At a board appearance in Harlem on Aug. 16, Elmont Wines and Liquors successfully appealed the New York State Liquor Authority board to be granted permission to relocate to another Elmont neighborhood.
Currently, the store sits on a main thoroughfare at 458 Hempstead Turnpike. Store owners will move their inventory to 200 Elmont Road, which is in the Parkhurst community of Elmont.
A handful of residents attended the board appearance. Tammie Williams, a community activist and Elmont resident, said that she believed the decision made by the liquor authority demonstrated a disconnect between business owners and the community residents. "Residents want to support local businesses, however liquor stores should not be their first option," she wrote in a statement to the Herald. "Elmont deserves vibrant businesses that attract young professionals to live here."
When asked about the reason why the store was relocating, and what benefit it brought to the Parkhurst community, Prince Joseph, the owner of Elmont Wines and Liquors, didn't respond to Herald requests for comment as of press time.
Aubrey Phillips, the vice president of the Elmont Parkhurst Civic Association, said that he'd spoken with other Parkhurst residents to gauge their opinion about the store's move. "Our problem, as I hear it, is the new location moves an undesirable business from the business corridor to a location that directly abuts our residential neighborhood, namely Parkhurst. The residents of Parkhurst object to the relocation and as the vice president of our civic association, I agree with the residents."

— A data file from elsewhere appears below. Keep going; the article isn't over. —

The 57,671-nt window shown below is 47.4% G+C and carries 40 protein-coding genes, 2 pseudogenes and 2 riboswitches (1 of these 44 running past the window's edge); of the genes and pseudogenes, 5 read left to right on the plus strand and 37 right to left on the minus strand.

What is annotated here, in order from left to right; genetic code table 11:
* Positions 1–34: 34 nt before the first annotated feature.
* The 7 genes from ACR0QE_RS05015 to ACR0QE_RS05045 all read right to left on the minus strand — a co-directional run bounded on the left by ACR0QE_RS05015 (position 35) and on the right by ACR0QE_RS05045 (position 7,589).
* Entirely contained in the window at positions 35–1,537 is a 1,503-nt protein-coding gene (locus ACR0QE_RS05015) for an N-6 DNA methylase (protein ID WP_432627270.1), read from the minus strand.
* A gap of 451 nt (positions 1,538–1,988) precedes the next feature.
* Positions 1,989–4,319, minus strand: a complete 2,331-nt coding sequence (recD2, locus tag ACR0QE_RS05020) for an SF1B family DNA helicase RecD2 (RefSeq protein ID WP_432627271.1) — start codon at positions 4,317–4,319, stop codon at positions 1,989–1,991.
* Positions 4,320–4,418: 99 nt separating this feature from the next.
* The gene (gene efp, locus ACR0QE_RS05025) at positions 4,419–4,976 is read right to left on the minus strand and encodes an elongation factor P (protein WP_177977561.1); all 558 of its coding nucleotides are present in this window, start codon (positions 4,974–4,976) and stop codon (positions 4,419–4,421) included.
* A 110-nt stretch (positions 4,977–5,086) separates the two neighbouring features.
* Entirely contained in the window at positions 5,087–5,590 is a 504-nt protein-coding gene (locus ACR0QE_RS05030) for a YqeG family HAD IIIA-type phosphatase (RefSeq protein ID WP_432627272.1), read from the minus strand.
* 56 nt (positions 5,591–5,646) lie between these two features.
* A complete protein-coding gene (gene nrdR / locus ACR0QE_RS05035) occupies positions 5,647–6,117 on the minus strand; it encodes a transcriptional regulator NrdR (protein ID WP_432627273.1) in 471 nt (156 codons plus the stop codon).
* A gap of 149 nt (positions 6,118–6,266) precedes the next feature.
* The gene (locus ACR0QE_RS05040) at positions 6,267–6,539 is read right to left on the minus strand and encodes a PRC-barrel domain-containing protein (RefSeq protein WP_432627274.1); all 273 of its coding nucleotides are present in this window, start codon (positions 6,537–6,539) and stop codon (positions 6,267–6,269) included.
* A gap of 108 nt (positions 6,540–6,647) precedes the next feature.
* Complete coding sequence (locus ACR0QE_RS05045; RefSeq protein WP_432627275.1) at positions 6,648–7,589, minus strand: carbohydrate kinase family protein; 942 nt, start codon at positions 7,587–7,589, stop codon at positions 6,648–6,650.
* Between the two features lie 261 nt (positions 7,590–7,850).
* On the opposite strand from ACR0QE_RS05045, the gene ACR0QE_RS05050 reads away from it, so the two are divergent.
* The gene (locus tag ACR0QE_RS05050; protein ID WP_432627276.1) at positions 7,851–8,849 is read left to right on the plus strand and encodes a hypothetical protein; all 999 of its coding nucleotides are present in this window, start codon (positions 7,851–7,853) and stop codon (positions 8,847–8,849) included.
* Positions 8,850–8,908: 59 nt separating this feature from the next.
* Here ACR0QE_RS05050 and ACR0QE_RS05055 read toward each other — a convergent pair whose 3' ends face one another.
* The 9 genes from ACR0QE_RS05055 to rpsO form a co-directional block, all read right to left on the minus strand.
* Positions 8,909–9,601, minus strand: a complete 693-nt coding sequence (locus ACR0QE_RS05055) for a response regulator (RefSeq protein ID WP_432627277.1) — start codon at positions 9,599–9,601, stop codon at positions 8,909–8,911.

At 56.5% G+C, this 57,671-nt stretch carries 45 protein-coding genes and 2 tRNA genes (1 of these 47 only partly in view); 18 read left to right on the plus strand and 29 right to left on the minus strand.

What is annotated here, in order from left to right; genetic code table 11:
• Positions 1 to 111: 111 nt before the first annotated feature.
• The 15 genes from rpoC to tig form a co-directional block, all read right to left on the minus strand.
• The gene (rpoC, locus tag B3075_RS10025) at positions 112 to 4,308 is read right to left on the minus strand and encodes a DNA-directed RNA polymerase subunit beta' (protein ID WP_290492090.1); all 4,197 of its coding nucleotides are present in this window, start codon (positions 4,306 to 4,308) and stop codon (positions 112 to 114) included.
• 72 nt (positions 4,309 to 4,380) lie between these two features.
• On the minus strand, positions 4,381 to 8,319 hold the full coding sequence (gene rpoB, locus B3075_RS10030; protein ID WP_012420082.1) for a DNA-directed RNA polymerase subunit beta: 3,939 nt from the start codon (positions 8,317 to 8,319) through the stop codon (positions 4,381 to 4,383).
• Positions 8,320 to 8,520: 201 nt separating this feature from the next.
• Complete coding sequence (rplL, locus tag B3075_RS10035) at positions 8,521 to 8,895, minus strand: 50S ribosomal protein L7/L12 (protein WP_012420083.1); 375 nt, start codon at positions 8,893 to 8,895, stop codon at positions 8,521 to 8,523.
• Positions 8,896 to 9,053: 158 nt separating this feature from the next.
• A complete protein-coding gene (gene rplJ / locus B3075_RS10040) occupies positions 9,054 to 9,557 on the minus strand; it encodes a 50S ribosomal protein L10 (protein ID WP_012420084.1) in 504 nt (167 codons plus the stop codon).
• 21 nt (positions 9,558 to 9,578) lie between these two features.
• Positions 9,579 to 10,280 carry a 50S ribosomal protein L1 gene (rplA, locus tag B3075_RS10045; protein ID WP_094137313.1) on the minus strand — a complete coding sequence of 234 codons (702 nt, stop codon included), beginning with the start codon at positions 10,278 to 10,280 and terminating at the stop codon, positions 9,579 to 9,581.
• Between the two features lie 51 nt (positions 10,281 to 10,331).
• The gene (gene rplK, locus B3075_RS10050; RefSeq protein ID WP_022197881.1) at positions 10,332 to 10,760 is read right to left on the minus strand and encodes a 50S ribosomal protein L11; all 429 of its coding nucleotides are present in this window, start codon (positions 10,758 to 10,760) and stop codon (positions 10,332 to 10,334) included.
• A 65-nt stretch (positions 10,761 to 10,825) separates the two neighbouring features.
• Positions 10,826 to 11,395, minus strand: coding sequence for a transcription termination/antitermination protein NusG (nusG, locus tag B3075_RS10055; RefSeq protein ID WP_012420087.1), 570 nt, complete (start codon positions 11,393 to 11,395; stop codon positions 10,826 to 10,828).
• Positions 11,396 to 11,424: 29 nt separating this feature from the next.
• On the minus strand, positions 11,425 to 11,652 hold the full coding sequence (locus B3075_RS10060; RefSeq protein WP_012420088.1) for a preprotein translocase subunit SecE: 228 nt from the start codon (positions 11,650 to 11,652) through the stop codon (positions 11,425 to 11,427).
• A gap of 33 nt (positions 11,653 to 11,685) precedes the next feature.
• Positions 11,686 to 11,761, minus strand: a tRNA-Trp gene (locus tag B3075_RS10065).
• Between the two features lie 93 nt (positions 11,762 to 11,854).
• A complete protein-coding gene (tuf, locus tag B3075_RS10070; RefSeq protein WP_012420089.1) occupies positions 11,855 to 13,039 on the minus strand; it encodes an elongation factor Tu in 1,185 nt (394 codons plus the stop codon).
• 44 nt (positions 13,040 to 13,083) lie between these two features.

Williams would like more transparency from state agencies such as the liquor authority in the future so that residents know what types of businesses are moving to the neighborhood and in turn, she can ask them directly how they benefit the community. "Only competing liquor store owners are notified about new liquor license applications," she said. "I wish that community civics and elected officials were notified as well."
Phillips said that he is supportive of new businesses coming to the neighborhood, but also thinks that they should be more in tune with what the community wants overall.
"It's indeed true that the property is vacant and needs development," he said. "It's also true that the liquor establishment does not add another liquor store to Elmont. It relocates one."
Some of the Parkhurst residents have discussed options, such as appealing the decision with the liquor authority board, or having a rally to demonstrate they don't want a liquor store in their neighborhood. Nothing has been officially been planned or scheduled as of press time.
"I saw them cleaning the property," Williams said as she'd passed the property on Aug. 20, confirming the beginning of the store's relocating efforts. "It's just not something we want in our community. We don't need a business like that encouraging people to drink. Alcohol creates so many social problems and issues. It's just not a good fit for our community."